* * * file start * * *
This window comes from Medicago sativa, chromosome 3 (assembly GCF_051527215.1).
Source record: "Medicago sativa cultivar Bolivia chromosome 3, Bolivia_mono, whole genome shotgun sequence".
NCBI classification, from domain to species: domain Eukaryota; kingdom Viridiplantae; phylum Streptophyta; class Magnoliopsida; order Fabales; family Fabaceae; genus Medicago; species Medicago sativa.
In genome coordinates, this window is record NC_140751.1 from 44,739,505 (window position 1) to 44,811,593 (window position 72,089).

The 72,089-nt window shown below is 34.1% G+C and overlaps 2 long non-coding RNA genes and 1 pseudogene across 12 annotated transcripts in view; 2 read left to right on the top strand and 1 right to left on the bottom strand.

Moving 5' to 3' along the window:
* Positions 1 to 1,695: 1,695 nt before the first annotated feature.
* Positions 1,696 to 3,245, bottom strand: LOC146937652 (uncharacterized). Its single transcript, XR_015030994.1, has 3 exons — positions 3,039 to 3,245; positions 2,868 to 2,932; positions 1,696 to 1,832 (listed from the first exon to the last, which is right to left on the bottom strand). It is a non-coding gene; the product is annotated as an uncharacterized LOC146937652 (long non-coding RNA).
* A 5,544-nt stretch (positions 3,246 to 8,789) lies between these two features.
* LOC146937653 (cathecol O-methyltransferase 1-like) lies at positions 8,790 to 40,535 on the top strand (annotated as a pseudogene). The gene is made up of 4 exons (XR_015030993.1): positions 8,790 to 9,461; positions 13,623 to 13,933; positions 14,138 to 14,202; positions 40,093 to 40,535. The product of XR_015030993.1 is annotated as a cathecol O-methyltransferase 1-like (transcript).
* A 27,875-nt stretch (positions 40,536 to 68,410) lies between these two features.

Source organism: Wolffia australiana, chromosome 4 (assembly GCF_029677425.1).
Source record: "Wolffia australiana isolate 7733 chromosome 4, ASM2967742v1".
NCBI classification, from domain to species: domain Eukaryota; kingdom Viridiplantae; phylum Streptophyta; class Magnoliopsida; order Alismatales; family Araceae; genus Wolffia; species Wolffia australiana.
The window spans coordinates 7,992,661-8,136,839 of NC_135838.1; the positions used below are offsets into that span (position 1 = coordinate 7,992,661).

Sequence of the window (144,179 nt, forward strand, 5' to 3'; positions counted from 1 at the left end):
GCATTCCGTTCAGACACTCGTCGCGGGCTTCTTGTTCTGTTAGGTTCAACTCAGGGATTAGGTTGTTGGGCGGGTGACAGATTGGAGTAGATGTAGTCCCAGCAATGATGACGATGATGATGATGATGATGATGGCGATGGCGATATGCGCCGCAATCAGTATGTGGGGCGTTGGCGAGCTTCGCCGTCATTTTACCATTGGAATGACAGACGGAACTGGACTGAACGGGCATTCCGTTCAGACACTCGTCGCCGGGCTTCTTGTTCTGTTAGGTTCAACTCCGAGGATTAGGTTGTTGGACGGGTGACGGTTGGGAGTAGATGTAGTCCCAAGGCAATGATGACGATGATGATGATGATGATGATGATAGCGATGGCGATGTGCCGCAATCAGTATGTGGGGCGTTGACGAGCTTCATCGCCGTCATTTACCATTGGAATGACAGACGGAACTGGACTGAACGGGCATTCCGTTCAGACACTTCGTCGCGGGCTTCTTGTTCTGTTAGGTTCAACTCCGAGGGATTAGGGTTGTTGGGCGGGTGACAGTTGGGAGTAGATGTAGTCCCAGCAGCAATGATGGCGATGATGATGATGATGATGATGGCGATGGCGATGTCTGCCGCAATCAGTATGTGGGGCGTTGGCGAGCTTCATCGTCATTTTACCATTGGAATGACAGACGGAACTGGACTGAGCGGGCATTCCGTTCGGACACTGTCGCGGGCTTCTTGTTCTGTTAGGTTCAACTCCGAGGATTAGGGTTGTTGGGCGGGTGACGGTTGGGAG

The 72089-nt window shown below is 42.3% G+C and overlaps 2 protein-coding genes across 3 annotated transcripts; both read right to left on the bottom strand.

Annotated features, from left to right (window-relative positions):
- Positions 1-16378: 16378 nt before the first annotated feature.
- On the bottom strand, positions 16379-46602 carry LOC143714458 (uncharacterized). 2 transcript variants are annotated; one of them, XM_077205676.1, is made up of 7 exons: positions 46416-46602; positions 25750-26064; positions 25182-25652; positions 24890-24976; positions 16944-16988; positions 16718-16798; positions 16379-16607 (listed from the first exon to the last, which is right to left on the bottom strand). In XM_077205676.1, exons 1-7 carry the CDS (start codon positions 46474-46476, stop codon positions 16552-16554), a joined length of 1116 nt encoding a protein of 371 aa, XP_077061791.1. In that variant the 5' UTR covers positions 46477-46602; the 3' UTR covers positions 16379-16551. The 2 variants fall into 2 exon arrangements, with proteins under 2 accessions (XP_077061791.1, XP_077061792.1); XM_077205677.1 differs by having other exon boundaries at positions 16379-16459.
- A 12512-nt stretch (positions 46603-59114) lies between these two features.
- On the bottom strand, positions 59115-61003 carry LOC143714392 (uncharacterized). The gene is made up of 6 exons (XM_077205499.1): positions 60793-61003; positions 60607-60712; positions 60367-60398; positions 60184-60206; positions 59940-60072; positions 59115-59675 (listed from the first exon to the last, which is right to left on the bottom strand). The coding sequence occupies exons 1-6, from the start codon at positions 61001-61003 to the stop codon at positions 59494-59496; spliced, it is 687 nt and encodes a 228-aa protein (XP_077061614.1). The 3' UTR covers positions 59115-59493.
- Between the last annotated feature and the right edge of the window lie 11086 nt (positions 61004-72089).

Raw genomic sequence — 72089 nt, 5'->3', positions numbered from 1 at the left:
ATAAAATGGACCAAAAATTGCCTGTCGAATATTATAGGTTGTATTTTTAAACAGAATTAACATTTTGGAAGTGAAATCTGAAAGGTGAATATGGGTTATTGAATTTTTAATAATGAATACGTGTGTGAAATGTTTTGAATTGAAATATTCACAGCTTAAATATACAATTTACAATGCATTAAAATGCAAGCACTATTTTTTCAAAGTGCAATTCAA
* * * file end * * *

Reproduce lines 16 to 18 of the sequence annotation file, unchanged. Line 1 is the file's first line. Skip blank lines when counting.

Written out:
Sequence of the window (144,179 nt, forward strand, 5' to 3'; positions counted from 1 at the left end):
GCATTCCGTTCAGACACTCGTCGCGGGCTTCTTGTTCTGTTAGGTTCAACTCAGGGATTAGGTTGTTGGGCGGGTGACAGATTGGAGTAGATGTAGTCCCAGCAATGATGACGATGATGATGATGATGATGATGGCGATGGCGATATGCGCCGCAATCAGTATGTGGGGCGTTGGCGAGCTTCGCCGTCATTTTACCATTGGAATGACAGACGGAACTGGACTGAACGGGCATTCCGTTCAGACACTCGTCGCCGGGCTTCTTGTTCTGTTAGGTTCAACTCCGAGGATTAGGTTGTTGGACGGGTGACGGTTGGGAGTAGATGTAGTCCCAAGGCAATGATGACGATGATGATGATGATGATGATGATAGCGATGGCGATGTGCCGCAATCAGTATGTGGGGCGTTGACGAGCTTCATCGCCGTCATTTACCATTGGAATGACAGACGGAACTGGACTGAACGGGCATTCCGTTCAGACACTTCGTCGCGGGCTTCTTGTTCTGTTAGGTTCAACTCCGAGGGATTAGGGTTGTTGGGCGGGTGACAGTTGGGAGTAGATGTAGTCCCAGCAGCAATGATGGCGATGATGATGATGATGATGATGGCGATGGCGATGTCTGCCGCAATCAGTATGTGGGGCGTTGGCGAGCTTCATCGTCATTTTACCATTGGAATGACAGACGGAACTGGACTGAGCGGGCATTCCGTTCGGACACTGTCGCGGGCTTCTTGTTCTGTTAGGTTCAACTCCGAGGATTAGGGTTGTTGGGCGGGTGACGGTTGGGAG

The 72089-nt window shown below is 42.3% G+C and overlaps 2 protein-coding genes across 3 annotated transcripts; both read right to left on the bottom strand.